(Part of the Collection, Kersey's Essays)

Jesse Kersey

Taken From  A Narrative of the Early Life, Travels, and Gospel Labors of Jessey Kersey, Late of Chester County, Pennsylvania. Philadelphia: T. Ellwood Chapman, 1851, pages 274-277.

This Document is on The Quaker Writings Home Page.

Best Viewed in Any Browser. Lynx Tested.

[P. 274] On recurring to the feelings which I have often had by hearing the divinity of Christ spoken of, it has at length seemed to me that it would be right to put some of my thoughts on this subject on paper. I shall therefore complete this design in as plain a manner as I am capable of. In the first place, I shall state that I cannot credit any doctrine that implies a plurality of gods, and therefore I am persuaded that throughout the :Scriptures wherever a divine influence or operation is spoken of, it must always relate to the great all powerful, all-wise, and first Cause. And he is unlimited in his nature, and must be in all things, so all the effects produced either in the mental or physical world are effects produced by the one eternal great first Cause. Hence I conclude that when Paul speaks of the Son of God, and declares him to be the Wisdom and Power of God, the same by which the worlds were made, he means neither more nor less than this: that the Wisdom and power of God when they become active, as must have been the ease in the formation and production of this visible creation, they must be viewed as effects of God, and in that sense they proceed from him, and hence he calls the Wisdom and Power of God the Son. In the same sense I can only understand the Evangelist John, where he has said in the beginning was the Word, and the Word was with God, and the Word was God; all things were made by him, &c. That is agreeing with Paul, in the beginning was the Wisdom and Power of God, and the Wisdom and Power was with God, and was God. All [P. 275] things were made by this Wisdom and Power. This Wisdom and Power is then the beginning of the creation of God, and in that sense alone being an effect of God, is the Son. Now :in whatever way the great first cause may manifest himself, that manifestation is an effect of God, and therefore the Son. Every manifestation which it has pleased God to make of himself is an effect of God. Such was the case when his Wisdom and Power appeared in the person of the man Jesus. His body was not the divinity for it was a finite body; it was capable of animal life and death. It was the Wisdom and the Power that was manifest through that body that was the true divinity. ~ow as God is one eternal, all-wise, undivided, and unchangeable being, so God was manifest in the flesh, and he is manifest in the flesh in all his saints. They are one as God is one, and while they remain in God they must be one and undivided. The great clamor that has been raised in the Society about denying the divinity of Christ, and which made its appearance in England in the treatment of Hannah Barnard, is much of it the fruit of the same spirit that appeared in the defence of: the absurd doctrine of the Trinity; and this doctrine of three distinct divisions of the great first Cause has always been the cause of producing absurd opinions and divisions among men from its commencement Among the professed Jews they had nothing like it; nor does it appear from anything said by Jesus himself that he wished for any such divided views to be entertained. I and my Father, says he, are one. Now let the manifestations or operations of the Eternal be when they may, or what they may, they are from himself and therefore they are and can be but one. All the [P. 276] notions that are held about Father, Son, and Holy Ghost appear therefore without any rational foundation. The fact is, God is one and undivided, and if when we speak of an operation of God upon the soul of man, we were governed by this undivided view of the divine nature there would be less mystery in the doctrines delivered than is now the case. In the formation of man he is acknowledged to be the work of God, and in his government and perfect regulation it is an effect that must result from the influence of the one eternal spirit of God. If then in the ministry of the gospel it were the practice to show that in all cases where transgression takes place it is the one eternal Spirit that is opposed by our evil acts, and that to this pure and perfect principle we must be united before we can be happy, the nature of man's redemption and salvation would be better understood than is the case under the generally received opinions.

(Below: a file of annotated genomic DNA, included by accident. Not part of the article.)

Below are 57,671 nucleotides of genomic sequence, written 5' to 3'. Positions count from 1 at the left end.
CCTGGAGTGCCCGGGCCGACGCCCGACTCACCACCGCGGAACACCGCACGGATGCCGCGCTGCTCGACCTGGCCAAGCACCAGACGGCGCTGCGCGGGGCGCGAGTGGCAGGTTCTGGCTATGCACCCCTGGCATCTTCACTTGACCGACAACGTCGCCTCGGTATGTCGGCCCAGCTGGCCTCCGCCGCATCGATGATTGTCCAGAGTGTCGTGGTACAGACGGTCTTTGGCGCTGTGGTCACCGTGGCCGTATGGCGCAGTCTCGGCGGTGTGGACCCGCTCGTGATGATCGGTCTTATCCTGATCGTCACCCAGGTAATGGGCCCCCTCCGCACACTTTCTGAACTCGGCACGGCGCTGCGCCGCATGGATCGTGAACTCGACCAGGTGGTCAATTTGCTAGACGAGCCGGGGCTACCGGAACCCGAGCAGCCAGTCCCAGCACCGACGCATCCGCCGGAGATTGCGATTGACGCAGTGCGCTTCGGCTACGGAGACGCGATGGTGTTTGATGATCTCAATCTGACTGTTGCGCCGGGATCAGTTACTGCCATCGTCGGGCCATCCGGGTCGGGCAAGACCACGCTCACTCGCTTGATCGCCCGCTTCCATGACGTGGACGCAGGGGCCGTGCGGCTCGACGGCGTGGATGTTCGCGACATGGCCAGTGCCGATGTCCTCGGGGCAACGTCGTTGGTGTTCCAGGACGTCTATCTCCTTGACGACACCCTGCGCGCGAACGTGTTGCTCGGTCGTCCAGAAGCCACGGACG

It is evident from some of the productions of latter time that the Society of Friends who came out from under the dominion of formal professors of religion and manifested that they had been visited and enlightened by the one great and good God, and therefore attained to the possession of clear spiritual views of the nature of the Christian religion and the spirituality of its character have returned to the beggarly elements, and really seem determined again to renew those formal bonds from which we had been in some measure made free. We have the evidence of this from the material or corporeal ideas they seem now to entertain of the Saviour of men. Holding up to one another the material blood that was shed on Calvary's mount, and thereby justifying the Jews in the murder of the man Jesus--for the [P. 277] divinity they could not slay. Our friends in the beginning had some just conception of the one only wise God our Saviour, and could by no means agree to a plurality of gods; and if the Society would follow the leadings of this pure fountain of perfection their understandings would become clear in the things of God. They would clearly discover that the whole work of religion was spiritual and not carnal.